The 21-year-old anthropology student, nicknamed "Starshark", survived a tough test of his character in the 400m individual medley final but passed with flying colours as he stormed past rival Thomas Fraser-Holmes in the final 50 metres.
His winning performance - timed at 4.11:20 - was a perfect demonstration of patience, with Wallace waiting for the right moment to pounce on his tiring opponent.
Wallace had feared that his place in the Scotland team would be in jeopardy after he was arrested earlier this year for urinating on a police car while he was in the US. He was suspended from his American swim team for the incident.
As the University of Florida student touch home to claim the medal, the atmosphere in Tollcross brought out the patriot in him.
He said: "I just yelled at the top of my lungs for freedom because being here, the home crowd has really brought out the Braveheart and Scot inside of me and I just soaked up the moment."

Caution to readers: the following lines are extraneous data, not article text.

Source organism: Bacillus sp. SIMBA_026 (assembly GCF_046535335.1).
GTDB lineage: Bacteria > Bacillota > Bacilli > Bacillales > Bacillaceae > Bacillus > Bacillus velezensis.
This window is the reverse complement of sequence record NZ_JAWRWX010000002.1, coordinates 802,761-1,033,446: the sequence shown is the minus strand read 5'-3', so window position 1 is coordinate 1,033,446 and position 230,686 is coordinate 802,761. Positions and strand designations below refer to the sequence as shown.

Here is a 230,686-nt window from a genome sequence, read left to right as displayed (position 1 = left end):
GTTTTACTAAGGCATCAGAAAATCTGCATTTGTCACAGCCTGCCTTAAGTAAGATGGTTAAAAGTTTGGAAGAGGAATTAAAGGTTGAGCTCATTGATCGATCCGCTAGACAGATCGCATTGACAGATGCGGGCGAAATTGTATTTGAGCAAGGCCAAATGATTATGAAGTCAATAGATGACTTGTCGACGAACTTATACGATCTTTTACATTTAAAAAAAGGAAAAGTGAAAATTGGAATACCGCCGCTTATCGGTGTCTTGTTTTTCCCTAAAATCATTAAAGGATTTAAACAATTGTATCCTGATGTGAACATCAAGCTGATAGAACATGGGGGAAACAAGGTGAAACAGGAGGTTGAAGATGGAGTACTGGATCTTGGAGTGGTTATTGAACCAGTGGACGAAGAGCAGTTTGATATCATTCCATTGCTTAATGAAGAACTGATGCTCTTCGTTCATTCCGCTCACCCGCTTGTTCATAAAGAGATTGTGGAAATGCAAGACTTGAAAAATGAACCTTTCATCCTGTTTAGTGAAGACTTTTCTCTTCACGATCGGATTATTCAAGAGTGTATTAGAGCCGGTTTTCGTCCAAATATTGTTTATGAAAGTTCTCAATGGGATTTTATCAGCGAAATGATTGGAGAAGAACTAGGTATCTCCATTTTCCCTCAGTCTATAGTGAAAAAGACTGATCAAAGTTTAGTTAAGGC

Corrie Scott fought hard to win her bronze in the 50m breast-stroke.
The delighted Scott said: "If someone had told me this time last year that I would get a bronze medal, I would have laughed in their face and said no way.
"I can't believe it. I need to watch it back. My swimming is my good bit, my dive and my finish are not so good bits, there is always stuff to work on."
But there was disappointment for another home favourite as Robbie Renwick saw his 200m freestyle title slip from his grasp.
The 26-year-old from Glasgow failed to produce the magic that won him gold in Delhi in 2010 as he trailed home in sixth place.
Michael Jamieson missed out on a chance of another medal in the 100 metres breast-stroke, while Ross Murdoch and Craig Benson swan well to clinch their places in the final.